Mar 2, 2023
Posted by Ian Bown, Technical Manager, Marine Engine Oils, Lawrie Peck, Technical Manager, Marine Engine Oils
In our series on lubricant testing in the marine industry, we have discussed why in-the-field testing of an oil additive's performance takes place, even though we have tested and developed it using bench tests and how we prepare for the in-the-field trial.
In this third video, we discuss how the testing is conducted on ship to ensure everything runs smoothly and all stakeholders are clear about their role.
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Test activity then is a step. We don't want to interfere. With the sailing schedule of the everything we do has to be in coordination with the ship owner.
Yeah, there's a lot that goes on at the beginning to make sure everything runs smoothly. piece is to make sure we've got the oil blended and delivered in the right location at the right time and in the right quantity. But we also need to then how we're going to get our engineers on board, then depending on the trial type, also have the OEM engineers attend with us.
coordination is key.
Absolutely dependent on the trial type, we may request that one or two cylinders are lifted, that's a big a lot of time, of coordination Need to make sure we've got the parts available and on board at the right time, so we can clean them, inspect and measure them, fit new piston rings ready for that trial to begin. We'll also be carrying out scavenge port inspections during this busy time to make sure we can assess the whole engine to see what condition the rest of the units are in as we're sorting out the test units that we're working on, but we'll also be taking system samples, fuel samples to help us build that full technical picture at the start of the test. while we're on board, we have a great opportunity to work with the crew, to talk to the crew, chief engineer, to really explain the purpose of the trial so they understand what we're looking for and to give them insight into what we expect to see from the lubricant performance, whilst it's being run under normal engine operational conditions. So that background information really helps the crew to understand why we ask for a range of operational data from the engine throughout the duration of the trial. We also try to make life as easy as possible for the crew, so really all we're asking them to do is take those samples, package them up and at the next opportunity they land that oil, that can then be dispatched to the agent and flown back to the laboratory that supporting that . That analysis that was conducted in the laboratory really helps us to monitor the performance of the oil in fine detail throughout the course of the trial. That information then feeds into the reports that we monitor and provide to the OEM, and the ships operator and the crew.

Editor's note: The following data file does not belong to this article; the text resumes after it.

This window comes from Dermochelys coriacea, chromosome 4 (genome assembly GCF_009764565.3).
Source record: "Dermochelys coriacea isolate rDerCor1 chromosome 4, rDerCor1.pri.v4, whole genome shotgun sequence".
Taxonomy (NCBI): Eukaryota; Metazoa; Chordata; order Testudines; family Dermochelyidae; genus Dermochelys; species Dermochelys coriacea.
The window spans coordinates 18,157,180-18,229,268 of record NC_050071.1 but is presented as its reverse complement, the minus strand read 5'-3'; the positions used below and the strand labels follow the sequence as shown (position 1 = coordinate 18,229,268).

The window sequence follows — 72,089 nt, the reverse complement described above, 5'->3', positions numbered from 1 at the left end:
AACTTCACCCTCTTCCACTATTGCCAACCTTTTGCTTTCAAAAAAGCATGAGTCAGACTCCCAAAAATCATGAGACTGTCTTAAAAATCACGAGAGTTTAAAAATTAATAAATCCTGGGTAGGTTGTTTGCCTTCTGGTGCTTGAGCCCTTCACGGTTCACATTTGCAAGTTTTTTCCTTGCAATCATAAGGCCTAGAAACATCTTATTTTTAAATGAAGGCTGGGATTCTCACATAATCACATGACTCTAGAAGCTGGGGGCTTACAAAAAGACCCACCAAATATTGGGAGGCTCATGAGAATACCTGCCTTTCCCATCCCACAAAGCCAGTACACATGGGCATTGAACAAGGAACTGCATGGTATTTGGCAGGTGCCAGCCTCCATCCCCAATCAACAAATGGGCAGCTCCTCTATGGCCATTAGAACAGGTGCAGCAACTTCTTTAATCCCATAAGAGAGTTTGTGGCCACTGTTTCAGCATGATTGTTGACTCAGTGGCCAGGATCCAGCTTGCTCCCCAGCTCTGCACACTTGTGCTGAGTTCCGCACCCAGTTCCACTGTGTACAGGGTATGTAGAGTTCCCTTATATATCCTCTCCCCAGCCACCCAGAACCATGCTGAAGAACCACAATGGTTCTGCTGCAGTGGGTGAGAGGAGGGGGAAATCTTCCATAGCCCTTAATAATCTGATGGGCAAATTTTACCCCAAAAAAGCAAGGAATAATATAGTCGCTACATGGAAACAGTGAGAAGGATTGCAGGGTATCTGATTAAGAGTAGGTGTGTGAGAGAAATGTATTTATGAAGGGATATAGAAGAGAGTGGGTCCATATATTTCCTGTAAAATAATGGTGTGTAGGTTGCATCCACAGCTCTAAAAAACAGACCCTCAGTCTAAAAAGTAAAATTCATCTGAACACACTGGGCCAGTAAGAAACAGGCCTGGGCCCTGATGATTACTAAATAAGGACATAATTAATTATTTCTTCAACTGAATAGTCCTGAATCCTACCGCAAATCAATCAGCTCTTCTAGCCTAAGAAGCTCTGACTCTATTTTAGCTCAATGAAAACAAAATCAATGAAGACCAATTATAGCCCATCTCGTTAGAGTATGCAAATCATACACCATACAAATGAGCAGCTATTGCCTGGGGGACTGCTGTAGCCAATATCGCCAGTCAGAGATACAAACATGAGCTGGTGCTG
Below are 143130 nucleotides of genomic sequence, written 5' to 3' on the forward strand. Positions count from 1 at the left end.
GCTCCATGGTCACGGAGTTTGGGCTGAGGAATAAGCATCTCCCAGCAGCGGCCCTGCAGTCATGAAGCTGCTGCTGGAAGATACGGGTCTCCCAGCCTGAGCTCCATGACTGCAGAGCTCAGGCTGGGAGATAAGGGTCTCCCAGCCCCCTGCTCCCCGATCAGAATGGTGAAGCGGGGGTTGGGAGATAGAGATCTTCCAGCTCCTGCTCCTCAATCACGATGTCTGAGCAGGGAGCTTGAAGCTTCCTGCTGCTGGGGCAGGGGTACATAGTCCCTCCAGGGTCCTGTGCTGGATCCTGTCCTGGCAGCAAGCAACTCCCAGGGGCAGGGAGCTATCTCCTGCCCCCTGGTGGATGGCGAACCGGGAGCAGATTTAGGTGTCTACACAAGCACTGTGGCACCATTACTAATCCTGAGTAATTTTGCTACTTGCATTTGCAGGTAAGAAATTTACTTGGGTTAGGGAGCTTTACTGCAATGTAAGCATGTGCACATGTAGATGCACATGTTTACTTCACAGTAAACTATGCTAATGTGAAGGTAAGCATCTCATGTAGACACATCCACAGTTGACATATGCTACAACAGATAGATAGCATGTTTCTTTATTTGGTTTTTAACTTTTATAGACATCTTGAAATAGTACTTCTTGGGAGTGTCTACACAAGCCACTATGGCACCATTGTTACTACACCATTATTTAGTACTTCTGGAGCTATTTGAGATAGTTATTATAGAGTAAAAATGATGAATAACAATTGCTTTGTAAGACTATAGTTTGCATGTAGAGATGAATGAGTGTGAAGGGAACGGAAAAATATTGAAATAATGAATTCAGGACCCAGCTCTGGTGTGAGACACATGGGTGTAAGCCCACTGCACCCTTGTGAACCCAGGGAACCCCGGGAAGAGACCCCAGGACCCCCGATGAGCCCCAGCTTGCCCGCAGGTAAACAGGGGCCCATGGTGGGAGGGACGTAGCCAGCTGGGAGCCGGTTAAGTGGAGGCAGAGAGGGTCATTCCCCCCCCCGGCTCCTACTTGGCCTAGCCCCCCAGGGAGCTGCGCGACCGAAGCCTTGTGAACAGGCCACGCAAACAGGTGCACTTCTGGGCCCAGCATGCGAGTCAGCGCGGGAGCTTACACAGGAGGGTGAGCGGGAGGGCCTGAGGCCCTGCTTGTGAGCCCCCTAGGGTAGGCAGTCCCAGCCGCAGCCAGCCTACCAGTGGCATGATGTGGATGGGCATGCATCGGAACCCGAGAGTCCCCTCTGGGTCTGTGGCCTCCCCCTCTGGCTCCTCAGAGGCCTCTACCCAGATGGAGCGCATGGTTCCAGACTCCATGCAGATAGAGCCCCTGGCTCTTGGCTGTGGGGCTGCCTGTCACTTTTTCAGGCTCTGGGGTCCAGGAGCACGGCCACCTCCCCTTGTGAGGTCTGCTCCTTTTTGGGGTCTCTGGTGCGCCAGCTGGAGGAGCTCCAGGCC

That's a key part as running a trial in partnership, it gives those people the opportunity to be part of the development of new cylinder oils to meet the new challenges of new engines and bring those oils to market.
And that's where the mid trial inspection comes in as well, because then we have the opportunities through coordination with the shipowner, the crew, the OEM to get engineers back on board, halfway through the trial. We then have eyes on the engine with the ship's crew to have a look at the condition of the engine, the condition of the oil. We can then talk through what seen, what have they experienced? We can share our respective knowledge and data halfway through the trial, that helps them to see how that lubricant is performing and to see whether we're on track to be successful, as we get towards the end of the trial.
You've just mentioned there that you do a mid-term inspection, do we do any analysis in between those periods, or do we just do sampling start of test, mid test, end of test? How does that work?
So that's really in the plan that we worked through with the crew and the operator said before the start of test. And what we're looking for, then, is to have the regular scavenge port inspection report shared with us. Of course, we already mentioned samples, they all will be sent off to external labs, will have regular operational data shared with us from the ship's crew, so we've got that monitoring taking place throughout that first half of the trial. That practice and effort will be in place so that we can go through that and review that in more detail together at the mid trial and assess how the trial is performing.
And so that sharing of information, that really gives them a clearer picture of the condition of the engine, than they might normally get from their normal scavenge poor inspection routine, or sampling routines - That's .